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Beautiful Boy

2011-06-03 12:52
What it's about:

A married couple on the verge of separation are shattered when they learn that their only son committed a mass shooting at his university before taking his own life.

What we thought:

The tragedy of mass school shootings in the US has made for intriguing cinematic material in the wake of the Columbine high school massacre in 1999 (Gus Van Sant's Cannes Palm d'Or winner Elephant, and Bowling for Columbine - Michael Moore's documentary on gun control). Beautiful Boy offers an unnerving glimpse inside a family unit dealing not only with losing their child in this manner, but also the horrifying fact that he was responsible for it.

Who's to blame? Were they not good enough parents? Did they unwittingly raise a monster? Could they have seen the signs earlier and prevented it? These are just some of the difficult, distressing questions Bill (played by Welsh actor Michael Sheen) and Kate (Maria Bello) have to grapple with as they try to come to terms with their grief and disillusionment.

Not only are they finding it almost impossible to even face the reality of their son's actions and the pain it has caused countless other families who lost loved ones by his hand, they have also become the focus of the national media who are hounding them for a reaction. It's especially hard to find a way forward when theirs is a marriage already not so much on the rocks, but DOA.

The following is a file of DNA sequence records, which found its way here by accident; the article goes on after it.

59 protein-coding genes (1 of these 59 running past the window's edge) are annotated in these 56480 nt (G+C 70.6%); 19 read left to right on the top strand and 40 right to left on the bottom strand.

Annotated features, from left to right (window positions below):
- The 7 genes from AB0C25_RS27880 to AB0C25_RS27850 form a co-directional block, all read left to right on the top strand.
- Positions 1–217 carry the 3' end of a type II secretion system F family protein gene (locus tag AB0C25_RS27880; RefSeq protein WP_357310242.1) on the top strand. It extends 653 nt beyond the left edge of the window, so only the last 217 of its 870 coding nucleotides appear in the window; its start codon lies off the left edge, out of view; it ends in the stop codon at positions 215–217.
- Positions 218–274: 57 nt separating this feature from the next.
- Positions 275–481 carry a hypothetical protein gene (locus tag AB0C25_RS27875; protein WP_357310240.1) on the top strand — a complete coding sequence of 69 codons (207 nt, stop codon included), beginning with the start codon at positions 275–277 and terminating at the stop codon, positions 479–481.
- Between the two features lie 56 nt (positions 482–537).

It's an impossible situation and Beautiful Boy director and co-writer Shawn Ku takes familiar themes of loss, regret, suffering, and boldly - and successfully - takes unexpected paths to some kind of reconciliation and closure. The movie abstains from sensationalising the sensational events which drive the plot and keeps it developing within Bill and Kate's relationship. They flee the press and the pressure and abandon their home, which ceased being a home long before their son decided to unleash his rage on the world, and stay with Kate's brother Eric (Alan Tudyk) and his young family. When Kate's particularly controlling methods begin to wear on Eric's wife, they go on the run, finding refuge in a faraway motel room, where they build a new world for themselves and are forced to, perhaps for the first time, deal with the 20-year journey that has brought them there.

What's most remarkable is that Bill and Kate are still unable to comfort each other, even in the face of such unimaginable tragedy, and the immersive ordinariness of their broken relationship makes for uncomfortable but compelling viewing.

Sheen and Bello are both fully committed to their roles and deliver powerful, emotionally raw performances. Even as their pain comes spilling out in torrents of vitriol and blame, they remain grounded in their journey back to each other and it is a more rewarding moment for it. Highly recommended.

An uncomfortably compelling drama that looks at the aftermath of a couple whose son commits a mass shooting at his university, before killing himself.
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